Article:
Jason Shilling Kendall: Citizen Astronomer

William Paterson University
Amateur Astronomers Association of New York
Hunter College

Public Lectures at the Cherry Springs Star Party

Astronomical Society of Harrisburg, PA Inc.
Cherry Springs State Park, Coudersport, PA

Using the STSCI Digitized Sky Survey for Imaging and Education.

June 13, 2015

The Palomar All Sky Survey is used in applications like TheSky and other popular programs. It can also be used directly by observers and teachers. I will cover what's in the POSS surveys, what filters were used to make the images, the physical processes that make the light in those filters, and using these images to plan an observing run.

Gravitational Waves: Looking for Light in all the Wrong Places

June 28, 2014

In 2015, the LIGO and VIRGO gravitational wave laser interferometers will have been upgraded and make their first forays into great enough sensitivity to finally detect them. The researchers believe that certain catastrophic mergers of neutron stars and black holes will create huge amounts of gravitational waves. These events will also make some kind of counterpart in light. Globally, teams will be hunting for them, and soon amateur-class telescopes will be enlisted to assist, much in the same way the Swift mission seeks global assistance in isolating gamma-ray bursts seen optically. The biggest problem now is that they are faint and gravitational waves cannot be "focused"', so it's old technique of blind searches, and just seeing what's out there. Jason Kendall will discuss what makes gravitational waves, what they are, what we can expect to see and what it might take to prepare a large-aperture amateur-class telescope to assist in the search.

Extreme Urban Stargazing: Outreach in New York City and Beyond

June 8, 2013

There is a fundamental need for the professional community to cultivate and nurture active relationships with amateur astronomy organizations. The rewards of such work are highly beneficial to general public education and town-gown relations, but are time-consuming and hard-won for both amateurs and professionals. New York City and the surrounding area is both ideally situated and unambiguously ill-suited for astronomy public outreach. I will detail the results of three major outreach efforts in coordination with the Amateur Astronomers Association of New York. I will highlight large public-space observing in the context of the Transit of Venus and star parties at other locations. I will also outline outreach efforts at William Paterson University, where two public nights and a Curiosity EDL event created a clear impact in Northern New Jersey. I will detail methods of event participation, urban crowd management, publicity issues, women's and public safety, and the benefits and pitfalls of social media in the promotion and execution of large-scale and moderate events. Also outlined will be public efforts for the "National Star Party Weekend" in September, which is a deliberate fusing of amateur and professional observing events.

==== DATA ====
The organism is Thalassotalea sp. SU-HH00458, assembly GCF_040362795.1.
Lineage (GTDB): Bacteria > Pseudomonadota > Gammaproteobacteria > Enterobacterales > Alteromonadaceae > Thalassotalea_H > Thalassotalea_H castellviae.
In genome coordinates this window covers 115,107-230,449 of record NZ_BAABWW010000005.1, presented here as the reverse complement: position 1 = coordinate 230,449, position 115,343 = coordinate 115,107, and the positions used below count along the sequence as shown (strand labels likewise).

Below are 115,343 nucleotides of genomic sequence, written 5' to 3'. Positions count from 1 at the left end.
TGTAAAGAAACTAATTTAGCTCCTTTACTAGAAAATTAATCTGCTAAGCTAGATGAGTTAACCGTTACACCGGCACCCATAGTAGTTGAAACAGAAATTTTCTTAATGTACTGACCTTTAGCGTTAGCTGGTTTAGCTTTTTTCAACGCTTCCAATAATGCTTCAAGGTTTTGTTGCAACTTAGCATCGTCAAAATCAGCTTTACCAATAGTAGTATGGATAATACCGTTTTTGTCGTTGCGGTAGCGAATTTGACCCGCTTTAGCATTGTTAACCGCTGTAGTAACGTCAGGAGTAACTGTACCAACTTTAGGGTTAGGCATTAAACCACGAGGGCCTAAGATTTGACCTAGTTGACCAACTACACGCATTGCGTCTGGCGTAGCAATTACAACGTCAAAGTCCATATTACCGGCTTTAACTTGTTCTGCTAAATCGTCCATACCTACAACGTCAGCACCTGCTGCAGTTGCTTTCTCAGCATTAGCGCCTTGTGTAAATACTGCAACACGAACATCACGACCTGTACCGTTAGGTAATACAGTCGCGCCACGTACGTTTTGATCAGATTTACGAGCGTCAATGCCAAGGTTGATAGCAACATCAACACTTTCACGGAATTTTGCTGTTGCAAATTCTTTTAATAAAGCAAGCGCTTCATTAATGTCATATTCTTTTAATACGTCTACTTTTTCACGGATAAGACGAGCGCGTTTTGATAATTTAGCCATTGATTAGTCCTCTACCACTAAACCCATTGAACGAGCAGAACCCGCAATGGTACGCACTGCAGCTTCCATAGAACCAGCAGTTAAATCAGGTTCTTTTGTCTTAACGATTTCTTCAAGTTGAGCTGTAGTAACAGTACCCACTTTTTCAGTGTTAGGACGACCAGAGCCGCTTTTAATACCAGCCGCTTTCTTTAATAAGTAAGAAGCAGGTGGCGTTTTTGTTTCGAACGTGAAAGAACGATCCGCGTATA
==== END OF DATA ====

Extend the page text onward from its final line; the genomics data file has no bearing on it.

Curiosity: The Mars Science Laboratory: Seeking Life on Mars

June 16, 2012

NASA's next big mission to Mars, the Mars Science Laboratory, christened "Curiosity" blasts off in Thanksgiving of this year. Its goal is to seek out signs of past life on Mars. Mars is today a cold desert, but in the distant past, the Mars Rovers Spirit and Opportunity found overwhelming evidence for liquid water on Mars' surface, with shallow oceans, now gone dry. Did life arise on Mars long ago? We'll learn about how this robotic adventurer will try to answer the question of whether we are alone in the Universe.

William Paterson University Department of Physics American Astronomical Society Amateur Astronomers Association of New York Astronomical Society of the Pacific